MRI-guided LITT was first approved as an ablation therapy for intracranial lesions by the United States Food and Drug Administration in 2007, when it was initially used in the treatment of small brain tumors.13 Most applications are for focally contained, surgically inaccessible lesions, with some accessible lesions being treated as well. The benefit of LITT over conventional surgical removal is reduced healing time to expedite time to adjuvant chemotherapy and radiation therapy. The physics of LITT are based on light absorption causing the release of thermal energy from a low-voltage laser; this thermal energy raises the temperature to 60°C, resulting in liquefactive necrosis. The characteristics of tumor versus normal parenchyma produce a demarcation in tissue absorption and therefore a steep temperature fall off in normal parenchyma. As a modality of treatment, studies suggest improved survival in patients with recurrent glioblastoma (GBM) and mixed results in those with metastatic brain tumors.21 Overall complications range from 20%–50%, with a major complication rate of < 5%. LITT cannot be used in the vicinity of great vessels, or large hemorrhages.20,21

HIFU was first used in the treatment of brain tumors during the late 1960s and early 1970s.7 Since that time, modern HIFU treatment systems have evolved to include thermal ablation, intraprocedural anatomy- and temperature-sensitive MRI guidance, and the use of ultrasound phased arrays to correct for cranial distortion.11 The Insightec MRI-guided HIFU (MRgHIFU) unit, ExAblate 3000, was one of the first to include all 3 of these features and was used for primate feasibility studies in 2006.9 In 2008, McDannold et al. published the first case report in which they described the clinical application of MRgHIFU in 3 patients with GBM; they indicated how multiple focused ultrasound exposures were applied up to the maximum acoustic power available at the time.18 This was the first time a therapeutic ultrasound beam was focused in the human brain through an intact skull, but sufficient power was not available to achieve thermal coagulation of the brain tissue (achieved at temperatures of 55°C or greater). Finally, in 2014, Coluccia et al. reported the use of MRgHIFU to achieve tumor ablation without inducing neurological deficits or other adverse effects in a patient with recurrent GBM.5 Transmission of light energy in LITT results in charred tissue, creating a barrier in cases of large tumors, a characteristic not shared with HIFU.21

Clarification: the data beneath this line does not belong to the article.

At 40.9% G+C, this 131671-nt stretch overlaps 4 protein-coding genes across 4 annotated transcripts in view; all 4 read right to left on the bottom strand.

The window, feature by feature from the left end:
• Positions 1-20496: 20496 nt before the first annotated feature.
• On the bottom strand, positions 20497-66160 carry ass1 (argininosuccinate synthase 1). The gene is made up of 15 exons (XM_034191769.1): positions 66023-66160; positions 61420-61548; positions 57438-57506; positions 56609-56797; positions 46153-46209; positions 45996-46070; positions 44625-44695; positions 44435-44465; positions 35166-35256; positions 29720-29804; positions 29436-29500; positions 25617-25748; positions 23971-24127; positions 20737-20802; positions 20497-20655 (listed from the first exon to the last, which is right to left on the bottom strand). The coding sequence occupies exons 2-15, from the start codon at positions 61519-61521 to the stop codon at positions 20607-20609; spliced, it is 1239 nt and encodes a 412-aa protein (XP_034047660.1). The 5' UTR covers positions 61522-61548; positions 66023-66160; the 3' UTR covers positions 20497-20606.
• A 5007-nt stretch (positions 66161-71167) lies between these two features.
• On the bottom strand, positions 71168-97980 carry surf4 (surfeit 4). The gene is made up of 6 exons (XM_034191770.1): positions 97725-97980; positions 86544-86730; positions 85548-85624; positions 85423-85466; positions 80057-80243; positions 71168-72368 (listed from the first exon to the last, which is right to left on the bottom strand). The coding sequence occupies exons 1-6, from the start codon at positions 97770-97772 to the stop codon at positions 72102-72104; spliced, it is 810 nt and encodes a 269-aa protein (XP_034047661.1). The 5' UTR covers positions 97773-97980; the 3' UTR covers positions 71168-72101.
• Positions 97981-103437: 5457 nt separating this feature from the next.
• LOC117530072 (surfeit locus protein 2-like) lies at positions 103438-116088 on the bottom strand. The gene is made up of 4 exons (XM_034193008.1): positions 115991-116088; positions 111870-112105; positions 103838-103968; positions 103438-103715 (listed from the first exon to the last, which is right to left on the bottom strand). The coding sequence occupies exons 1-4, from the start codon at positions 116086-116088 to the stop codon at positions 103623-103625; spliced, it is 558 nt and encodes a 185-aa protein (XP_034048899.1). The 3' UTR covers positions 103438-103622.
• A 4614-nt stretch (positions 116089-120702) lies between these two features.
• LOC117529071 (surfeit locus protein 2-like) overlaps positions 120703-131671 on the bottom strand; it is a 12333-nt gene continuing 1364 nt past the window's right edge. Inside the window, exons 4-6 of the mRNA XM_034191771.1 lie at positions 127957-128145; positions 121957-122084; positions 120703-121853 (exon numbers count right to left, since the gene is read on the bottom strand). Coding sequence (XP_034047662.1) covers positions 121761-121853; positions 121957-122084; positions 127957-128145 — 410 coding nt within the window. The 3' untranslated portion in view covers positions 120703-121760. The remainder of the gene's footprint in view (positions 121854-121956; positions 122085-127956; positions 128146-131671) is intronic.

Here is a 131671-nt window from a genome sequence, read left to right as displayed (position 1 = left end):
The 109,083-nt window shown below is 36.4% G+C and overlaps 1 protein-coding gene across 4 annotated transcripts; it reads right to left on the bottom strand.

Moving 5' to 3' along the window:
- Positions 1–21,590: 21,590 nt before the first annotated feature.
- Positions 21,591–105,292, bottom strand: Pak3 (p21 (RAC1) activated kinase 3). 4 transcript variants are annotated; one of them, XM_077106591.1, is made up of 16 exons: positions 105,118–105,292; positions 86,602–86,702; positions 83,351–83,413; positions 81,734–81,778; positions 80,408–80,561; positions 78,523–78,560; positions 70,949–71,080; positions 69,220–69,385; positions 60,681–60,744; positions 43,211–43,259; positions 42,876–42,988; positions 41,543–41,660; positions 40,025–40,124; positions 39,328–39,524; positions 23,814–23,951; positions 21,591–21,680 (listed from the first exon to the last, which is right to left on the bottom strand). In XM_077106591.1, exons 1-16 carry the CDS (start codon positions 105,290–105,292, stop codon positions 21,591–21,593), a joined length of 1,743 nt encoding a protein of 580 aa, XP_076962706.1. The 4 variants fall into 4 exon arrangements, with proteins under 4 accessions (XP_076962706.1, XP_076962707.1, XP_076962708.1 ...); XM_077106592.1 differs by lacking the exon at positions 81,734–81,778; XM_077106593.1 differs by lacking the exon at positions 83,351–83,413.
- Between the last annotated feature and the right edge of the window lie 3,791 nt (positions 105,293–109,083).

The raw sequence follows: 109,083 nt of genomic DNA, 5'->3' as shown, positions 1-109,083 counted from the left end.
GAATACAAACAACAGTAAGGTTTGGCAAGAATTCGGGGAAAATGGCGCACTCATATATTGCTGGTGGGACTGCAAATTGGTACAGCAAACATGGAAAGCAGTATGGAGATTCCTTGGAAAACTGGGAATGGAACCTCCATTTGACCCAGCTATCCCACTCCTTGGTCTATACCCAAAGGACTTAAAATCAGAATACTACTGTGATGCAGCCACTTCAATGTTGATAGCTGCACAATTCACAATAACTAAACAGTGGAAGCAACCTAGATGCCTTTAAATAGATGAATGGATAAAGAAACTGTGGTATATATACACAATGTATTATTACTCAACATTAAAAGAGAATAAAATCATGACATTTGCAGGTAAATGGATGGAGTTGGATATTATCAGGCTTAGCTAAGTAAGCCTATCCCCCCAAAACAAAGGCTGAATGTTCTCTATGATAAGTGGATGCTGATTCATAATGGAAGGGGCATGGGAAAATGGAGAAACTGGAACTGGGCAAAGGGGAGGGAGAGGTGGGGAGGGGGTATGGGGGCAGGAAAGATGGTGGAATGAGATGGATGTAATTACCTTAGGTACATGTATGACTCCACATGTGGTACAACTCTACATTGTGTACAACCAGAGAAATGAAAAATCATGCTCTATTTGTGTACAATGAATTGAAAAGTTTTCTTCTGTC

Until now, the use of MRgHIFU has been limited to case reports ranging from 1 to 3 people. The most recent clinical trial (NCT01473485; clinicaltrials.gov) seeking to evaluate the safety and feasibility of transcranial MRI-guided focused ultrasound in the treatment of brain tumors is estimated to close in December 2017. Results will hopefully be available in 2018. Provided the safety and efficacy are similar to those shown in the initial case reports, the next steps will entail illustrating survival benefit of MRgHIFU both as a primary therapy in patients with nonresectable lesions and as an adjuvant therapy in those with resectable lesions.

HIFU has also been used in other areas of oncology, including palliation in patients with bone metastases and in the treatment of benign bone tumors, osteoid osteomas, breast cancer, liver cancer, kidney cancer, bladder cancer, and pancreatic cancer.10,15 Pancreatic cancer is the fourth leading cause of cancer deaths in the United States; approximately 53,670 Americans are projected to develop the disease in 2017 (https://seer.cancer.gov/csr/1975_2014/). More than 80% of pancreatic cancer presents as advanced unresectable disease, and the standard treatment options, including chemotherapy, radiotherapy, or both, only achieve a 6- to 12-month survival benefit.12 HIFU ablation has been used as both a primary and a palliative treatment, with initial studies implying survival benefit over supportive care.14,17 Currently, HIFU treatment of pancreatic cancer is widely available in China, with limited availability in South Korea and Europe.12 Sofuni et al. evaluated the therapeutic effect of adding HIFU to current chemotherapy/chemoradiotherapy treatment algorithms in 120 patients with locally advanced and metastatic, unresectable pancreatic cancer being treated at Tokyo Medical University. The median survival period after diagnosis in the HIFU plus chemotherapy group was 997.8 days compared with 366.6 days in the chemotherapy-alone group and 582.7 days in the HIFU-alone group.26 In the latest phase 3 clinical trial in the United States randomly assigning patients to nab-paclitaxel plus gemcitabine (431 patients) or gemcitabine alone (430 patients), the median overall survival durations were only 263.5 and 207.7 days, respectively.27 In prostate cancer, similar HIFU technology has been proposed and used after radiation failure and in conjunction with resection.19 In 2004, Diederich et al. presented a feasibility study of transurethral ultrasound applicators in canine prostates using MRIT.6 In this technology, a balloon catheter encapsulates the transducer to provide coupling and cooling of the urethra and adjacent tissue. The heating pattern can effectively deliver a 180° arch with the ability to control thermal dose, angles, and radius. The initial data related to this therapy demonstrating increased survival in patients with pancreatic and prostate cancer are very promising and our robotically assisted delivery of HIFU is in clinical trials currently.